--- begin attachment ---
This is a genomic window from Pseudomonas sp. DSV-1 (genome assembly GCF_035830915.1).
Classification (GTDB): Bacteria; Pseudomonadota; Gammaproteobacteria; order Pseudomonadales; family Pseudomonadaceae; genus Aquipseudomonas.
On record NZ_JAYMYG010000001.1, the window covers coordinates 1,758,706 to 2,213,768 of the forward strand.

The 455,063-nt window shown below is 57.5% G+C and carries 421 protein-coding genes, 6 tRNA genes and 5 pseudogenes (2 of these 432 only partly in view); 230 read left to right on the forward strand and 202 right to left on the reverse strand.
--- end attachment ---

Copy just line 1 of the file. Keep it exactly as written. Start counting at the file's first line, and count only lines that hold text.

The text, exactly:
This is a genomic window from Pseudomonas sp. DSV-1 (genome assembly GCF_035830915.1).